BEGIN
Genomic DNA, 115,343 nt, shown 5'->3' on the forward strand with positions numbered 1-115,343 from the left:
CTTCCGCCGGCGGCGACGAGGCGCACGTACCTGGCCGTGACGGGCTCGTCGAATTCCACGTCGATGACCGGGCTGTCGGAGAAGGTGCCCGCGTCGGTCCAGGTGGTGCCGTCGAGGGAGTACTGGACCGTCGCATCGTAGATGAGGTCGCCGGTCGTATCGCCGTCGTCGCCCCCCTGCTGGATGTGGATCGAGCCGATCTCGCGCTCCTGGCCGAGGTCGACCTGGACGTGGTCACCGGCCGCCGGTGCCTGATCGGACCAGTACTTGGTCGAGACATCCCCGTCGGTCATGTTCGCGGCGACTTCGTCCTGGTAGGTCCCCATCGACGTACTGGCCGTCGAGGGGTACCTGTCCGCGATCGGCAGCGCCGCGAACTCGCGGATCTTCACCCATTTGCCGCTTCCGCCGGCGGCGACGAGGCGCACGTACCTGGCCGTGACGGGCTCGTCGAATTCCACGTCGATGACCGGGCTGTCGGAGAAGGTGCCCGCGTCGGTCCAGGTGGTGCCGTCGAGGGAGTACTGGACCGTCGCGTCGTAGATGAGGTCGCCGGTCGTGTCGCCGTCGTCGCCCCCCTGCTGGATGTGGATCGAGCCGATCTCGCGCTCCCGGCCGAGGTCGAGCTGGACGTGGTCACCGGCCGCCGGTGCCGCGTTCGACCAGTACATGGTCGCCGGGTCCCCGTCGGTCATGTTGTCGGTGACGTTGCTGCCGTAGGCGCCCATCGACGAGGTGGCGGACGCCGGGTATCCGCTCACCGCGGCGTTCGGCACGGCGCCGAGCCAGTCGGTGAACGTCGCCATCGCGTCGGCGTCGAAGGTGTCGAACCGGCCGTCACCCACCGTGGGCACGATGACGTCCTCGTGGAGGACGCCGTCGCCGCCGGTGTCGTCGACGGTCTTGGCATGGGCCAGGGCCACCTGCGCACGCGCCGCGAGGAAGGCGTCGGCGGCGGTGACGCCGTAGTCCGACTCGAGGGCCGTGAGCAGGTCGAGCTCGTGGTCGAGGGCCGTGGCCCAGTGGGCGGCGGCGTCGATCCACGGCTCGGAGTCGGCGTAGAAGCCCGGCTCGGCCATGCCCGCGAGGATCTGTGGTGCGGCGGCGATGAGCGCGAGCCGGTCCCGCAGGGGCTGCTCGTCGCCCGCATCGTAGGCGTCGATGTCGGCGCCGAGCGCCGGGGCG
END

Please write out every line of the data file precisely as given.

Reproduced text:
Genomic DNA, 115,343 nt, shown 5'->3' on the forward strand with positions numbered 1-115,343 from the left:
CTTCCGCCGGCGGCGACGAGGCGCACGTACCTGGCCGTGACGGGCTCGTCGAATTCCACGTCGATGACCGGGCTGTCGGAGAAGGTGCCCGCGTCGGTCCAGGTGGTGCCGTCGAGGGAGTACTGGACCGTCGCATCGTAGATGAGGTCGCCGGTCGTATCGCCGTCGTCGCCCCCCTGCTGGATGTGGATCGAGCCGATCTCGCGCTCCTGGCCGAGGTCGACCTGGACGTGGTCACCGGCCGCCGGTGCCTGATCGGACCAGTACTTGGTCGAGACATCCCCGTCGGTCATGTTCGCGGCGACTTCGTCCTGGTAGGTCCCCATCGACGTACTGGCCGTCGAGGGGTACCTGTCCGCGATCGGCAGCGCCGCGAACTCGCGGATCTTCACCCATTTGCCGCTTCCGCCGGCGGCGACGAGGCGCACGTACCTGGCCGTGACGGGCTCGTCGAATTCCACGTCGATGACCGGGCTGTCGGAGAAGGTGCCCGCGTCGGTCCAGGTGGTGCCGTCGAGGGAGTACTGGACCGTCGCGTCGTAGATGAGGTCGCCGGTCGTGTCGCCGTCGTCGCCCCCCTGCTGGATGTGGATCGAGCCGATCTCGCGCTCCCGGCCGAGGTCGAGCTGGACGTGGTCACCGGCCGCCGGTGCCGCGTTCGACCAGTACATGGTCGCCGGGTCCCCGTCGGTCATGTTGTCGGTGACGTTGCTGCCGTAGGCGCCCATCGACGAGGTGGCGGACGCCGGGTATCCGCTCACCGCGGCGTTCGGCACGGCGCCGAGCCAGTCGGTGAACGTCGCCATCGCGTCGGCGTCGAAGGTGTCGAACCGGCCGTCACCCACCGTGGGCACGATGACGTCCTCGTGGAGGACGCCGTCGCCGCCGGTGTCGTCGACGGTCTTGGCATGGGCCAGGGCCACCTGCGCACGCGCCGCGAGGAAGGCGTCGGCGGCGGTGACGCCGTAGTCCGACTCGAGGGCCGTGAGCAGGTCGAGCTCGTGGTCGAGGGCCGTGGCCCAGTGGGCGGCGGCGTCGATCCACGGCTCGGAGTCGGCGTAGAAGCCCGGCTCGGCCATGCCCGCGAGGATCTGTGGTGCGGCGGCGATGAGCGCGAGCCGGTCCCGCAGGGGCTGCTCGTCGCCCGCATCGTAGGCGTCGATGTCGGCGCCGAGCGCCGGGGCG